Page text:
Dr Martin Bayly joined the LSE IR Department formally in September 2019 as Assistant Professor in International Relations Theory. He introduces himself here:
I’m excited to be joining the International Relations faculty at LSE this year in their brand new offices, although I’ve been teaching and researching here for a number of years now. I first joined the department as an LSE fellow in 2014, having moved over from King’s College London where I completed my PhD. From 2016 I was a British Academy Postdoctoral Fellow at LSE, researching Indian international thought in the first half of the twentieth century, which has taken me to archival research in Delhi, Geneva and elsewhere.
Broadly speaking my research interests concern historical International Relations and empire, with a particular focus on South Asia. In my PhD research, which was published as a book with Cambridge University Press in 2016, I explored the ways in which colonial knowledge shaped Anglo-Afghan relations in the nineteenth century. The book shows how colonial knowledge of ‘unmapped spaces’ provided a vital resource for imperial relations with so-called peripheral or frontier territories. These forms of knowledge interacted with wider legal and normative distinctions between ‘civilized’ and ‘uncivilized’ states, and helped to formalize the frontier management systems of late-colonial rule in northwest India. The legacies of this way of imagining ‘violent geographies’ remain with us to this day in Pakistan, Afghanistan, Iraq, and elsewhere.
Building on my British Academy sponsored research I am now working on South Asian reactions to colonial knowledge, in particular the ways in which South Asian intellectuals, mobilized by the injustices of an imperial world order, carved out their own understandings of the future of world politics. I’m interested in the ways that our knowledge of the world shapes the way we act in the world. As such, much of my work intersects with constructivist, critical, and postcolonial approaches. My work has appeared in the Review of International Studies, the European Journal of International Relations, and in edited volumes elsewhere. In 2018 I was awarded the Francesco Guicciardini Prize by the International Studies Association for best book in historical International Relations for Taming the Imperial Imagination.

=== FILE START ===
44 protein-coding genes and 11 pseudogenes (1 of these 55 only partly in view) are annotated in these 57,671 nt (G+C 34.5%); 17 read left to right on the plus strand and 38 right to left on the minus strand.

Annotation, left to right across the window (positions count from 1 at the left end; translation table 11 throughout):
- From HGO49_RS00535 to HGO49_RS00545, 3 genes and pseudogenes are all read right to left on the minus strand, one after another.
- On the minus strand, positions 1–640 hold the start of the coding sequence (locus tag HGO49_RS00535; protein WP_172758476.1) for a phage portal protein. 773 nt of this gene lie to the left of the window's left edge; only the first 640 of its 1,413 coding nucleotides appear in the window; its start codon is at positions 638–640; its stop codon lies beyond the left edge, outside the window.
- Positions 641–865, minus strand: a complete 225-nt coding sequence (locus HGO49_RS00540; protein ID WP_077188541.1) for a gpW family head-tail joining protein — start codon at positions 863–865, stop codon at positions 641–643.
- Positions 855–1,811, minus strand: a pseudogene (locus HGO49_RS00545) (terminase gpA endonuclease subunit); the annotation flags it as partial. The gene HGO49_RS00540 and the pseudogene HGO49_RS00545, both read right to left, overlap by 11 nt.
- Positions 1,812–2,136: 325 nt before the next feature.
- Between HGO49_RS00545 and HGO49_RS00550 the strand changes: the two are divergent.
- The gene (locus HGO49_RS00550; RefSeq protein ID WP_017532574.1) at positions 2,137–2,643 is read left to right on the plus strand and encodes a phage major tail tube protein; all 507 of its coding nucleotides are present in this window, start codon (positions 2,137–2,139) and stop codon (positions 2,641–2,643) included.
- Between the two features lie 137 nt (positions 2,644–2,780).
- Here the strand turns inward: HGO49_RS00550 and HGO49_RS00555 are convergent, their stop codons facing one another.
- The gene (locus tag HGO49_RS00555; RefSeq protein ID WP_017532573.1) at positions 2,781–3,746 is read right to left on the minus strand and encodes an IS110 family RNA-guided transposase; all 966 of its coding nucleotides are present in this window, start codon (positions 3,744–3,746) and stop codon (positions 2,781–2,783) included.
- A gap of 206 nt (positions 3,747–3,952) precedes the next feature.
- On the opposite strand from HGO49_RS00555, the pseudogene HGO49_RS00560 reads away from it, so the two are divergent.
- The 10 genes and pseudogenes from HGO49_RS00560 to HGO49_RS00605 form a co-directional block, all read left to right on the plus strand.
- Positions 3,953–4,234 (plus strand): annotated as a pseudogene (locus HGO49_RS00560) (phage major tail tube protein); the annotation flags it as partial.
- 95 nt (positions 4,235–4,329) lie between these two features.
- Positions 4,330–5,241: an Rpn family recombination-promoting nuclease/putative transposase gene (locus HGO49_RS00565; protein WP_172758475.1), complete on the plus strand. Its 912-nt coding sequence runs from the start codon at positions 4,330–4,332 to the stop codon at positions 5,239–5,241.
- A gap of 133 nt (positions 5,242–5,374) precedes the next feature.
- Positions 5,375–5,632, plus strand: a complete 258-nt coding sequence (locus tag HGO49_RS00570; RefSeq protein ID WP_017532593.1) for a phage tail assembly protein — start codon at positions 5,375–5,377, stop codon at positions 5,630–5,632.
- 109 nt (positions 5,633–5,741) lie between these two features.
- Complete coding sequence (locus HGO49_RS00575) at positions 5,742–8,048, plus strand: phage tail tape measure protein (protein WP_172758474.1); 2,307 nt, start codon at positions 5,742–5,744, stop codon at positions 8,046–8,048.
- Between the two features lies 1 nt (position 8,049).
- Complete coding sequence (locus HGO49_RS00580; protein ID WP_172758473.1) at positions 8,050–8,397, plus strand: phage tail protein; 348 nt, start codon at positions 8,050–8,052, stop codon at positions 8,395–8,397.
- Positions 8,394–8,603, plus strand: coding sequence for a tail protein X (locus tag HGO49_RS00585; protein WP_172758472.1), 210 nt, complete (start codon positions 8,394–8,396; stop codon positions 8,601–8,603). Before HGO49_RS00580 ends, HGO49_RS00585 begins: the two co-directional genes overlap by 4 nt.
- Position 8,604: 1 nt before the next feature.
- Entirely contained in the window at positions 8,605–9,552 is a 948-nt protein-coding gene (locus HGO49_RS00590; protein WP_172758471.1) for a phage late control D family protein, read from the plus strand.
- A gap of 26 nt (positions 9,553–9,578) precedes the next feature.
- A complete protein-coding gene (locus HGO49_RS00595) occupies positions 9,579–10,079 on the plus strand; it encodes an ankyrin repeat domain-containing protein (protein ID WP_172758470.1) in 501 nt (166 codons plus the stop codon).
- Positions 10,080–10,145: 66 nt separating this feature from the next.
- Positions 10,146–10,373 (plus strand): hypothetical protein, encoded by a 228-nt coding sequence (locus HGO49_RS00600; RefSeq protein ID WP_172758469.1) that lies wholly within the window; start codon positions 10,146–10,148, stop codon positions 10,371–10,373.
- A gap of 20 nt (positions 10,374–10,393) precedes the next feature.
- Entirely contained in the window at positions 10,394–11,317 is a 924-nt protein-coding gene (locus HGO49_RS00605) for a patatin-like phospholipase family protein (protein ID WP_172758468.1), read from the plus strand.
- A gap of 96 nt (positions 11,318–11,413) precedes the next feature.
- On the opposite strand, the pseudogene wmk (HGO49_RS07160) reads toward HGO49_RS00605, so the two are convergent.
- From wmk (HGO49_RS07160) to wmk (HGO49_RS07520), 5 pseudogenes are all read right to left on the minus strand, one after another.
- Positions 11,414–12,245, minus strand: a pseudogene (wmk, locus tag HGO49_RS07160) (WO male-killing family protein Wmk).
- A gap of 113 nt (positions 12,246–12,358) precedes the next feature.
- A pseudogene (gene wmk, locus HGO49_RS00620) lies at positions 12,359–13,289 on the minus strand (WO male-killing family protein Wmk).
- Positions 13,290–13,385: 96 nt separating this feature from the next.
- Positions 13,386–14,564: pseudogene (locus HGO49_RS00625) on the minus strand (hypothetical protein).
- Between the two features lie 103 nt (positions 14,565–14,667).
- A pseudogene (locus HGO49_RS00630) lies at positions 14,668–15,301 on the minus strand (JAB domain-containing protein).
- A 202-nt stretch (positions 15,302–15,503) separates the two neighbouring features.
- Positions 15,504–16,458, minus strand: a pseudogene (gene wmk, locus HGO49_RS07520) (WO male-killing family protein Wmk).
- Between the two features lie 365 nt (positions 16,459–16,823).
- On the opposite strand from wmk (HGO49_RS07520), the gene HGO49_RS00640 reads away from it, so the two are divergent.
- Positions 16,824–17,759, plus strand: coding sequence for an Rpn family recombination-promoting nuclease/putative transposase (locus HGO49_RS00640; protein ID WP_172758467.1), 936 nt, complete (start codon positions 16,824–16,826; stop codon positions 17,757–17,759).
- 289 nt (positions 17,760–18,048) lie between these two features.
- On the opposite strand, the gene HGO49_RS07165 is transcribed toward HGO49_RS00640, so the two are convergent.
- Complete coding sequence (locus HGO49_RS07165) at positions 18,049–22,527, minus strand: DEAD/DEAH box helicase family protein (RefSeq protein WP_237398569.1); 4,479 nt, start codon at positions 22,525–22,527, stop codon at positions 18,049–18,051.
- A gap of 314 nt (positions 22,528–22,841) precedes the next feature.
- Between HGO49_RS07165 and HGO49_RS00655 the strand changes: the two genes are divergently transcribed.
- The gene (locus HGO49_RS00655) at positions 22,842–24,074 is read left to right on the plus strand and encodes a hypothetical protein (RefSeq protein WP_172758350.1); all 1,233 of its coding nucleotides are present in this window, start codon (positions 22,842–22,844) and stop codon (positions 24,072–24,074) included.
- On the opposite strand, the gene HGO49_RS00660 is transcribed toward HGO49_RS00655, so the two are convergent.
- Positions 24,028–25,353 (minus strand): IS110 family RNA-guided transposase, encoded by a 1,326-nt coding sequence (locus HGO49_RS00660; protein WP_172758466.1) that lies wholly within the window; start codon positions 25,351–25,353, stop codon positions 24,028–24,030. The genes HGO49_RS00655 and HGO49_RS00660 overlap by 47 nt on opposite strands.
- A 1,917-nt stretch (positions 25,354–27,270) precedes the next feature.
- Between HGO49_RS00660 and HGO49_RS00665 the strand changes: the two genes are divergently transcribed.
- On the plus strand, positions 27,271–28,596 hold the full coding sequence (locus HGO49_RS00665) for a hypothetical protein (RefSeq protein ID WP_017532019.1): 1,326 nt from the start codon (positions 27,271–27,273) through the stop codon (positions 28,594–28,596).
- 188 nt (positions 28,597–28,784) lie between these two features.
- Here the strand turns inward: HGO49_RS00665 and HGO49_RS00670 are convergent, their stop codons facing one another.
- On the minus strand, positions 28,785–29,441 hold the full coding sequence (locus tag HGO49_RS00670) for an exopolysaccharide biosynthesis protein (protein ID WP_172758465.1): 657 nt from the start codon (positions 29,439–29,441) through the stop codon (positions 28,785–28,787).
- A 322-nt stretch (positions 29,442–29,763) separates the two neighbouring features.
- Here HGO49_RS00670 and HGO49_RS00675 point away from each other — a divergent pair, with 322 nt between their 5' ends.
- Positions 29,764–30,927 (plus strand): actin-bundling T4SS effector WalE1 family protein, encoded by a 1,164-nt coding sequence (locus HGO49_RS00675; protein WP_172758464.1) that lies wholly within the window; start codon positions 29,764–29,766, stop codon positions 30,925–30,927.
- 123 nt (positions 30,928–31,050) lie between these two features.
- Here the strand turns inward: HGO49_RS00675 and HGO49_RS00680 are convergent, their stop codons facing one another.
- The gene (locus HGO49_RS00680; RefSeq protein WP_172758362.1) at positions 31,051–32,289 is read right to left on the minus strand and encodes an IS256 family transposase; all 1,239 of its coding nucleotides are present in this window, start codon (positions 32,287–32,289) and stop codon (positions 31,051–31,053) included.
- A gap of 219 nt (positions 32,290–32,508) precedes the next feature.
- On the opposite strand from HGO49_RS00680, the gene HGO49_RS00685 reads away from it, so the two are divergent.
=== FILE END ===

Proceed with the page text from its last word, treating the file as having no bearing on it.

One of my main tasks in my new role will be to revise and deliver the second year International Political Theory module (IR200). I’m looking forward to broadening the geographical remit of what we refer to as international political thought, and introducing students to wider themes of anti-colonial thought, decolonization, Cold War ideologies, the international thought of militant Islam, far right internationalism, and the challenges presented by the global climate emergency. You’ll find me on the eighth floor of the Centre Building, hanging around the tea station.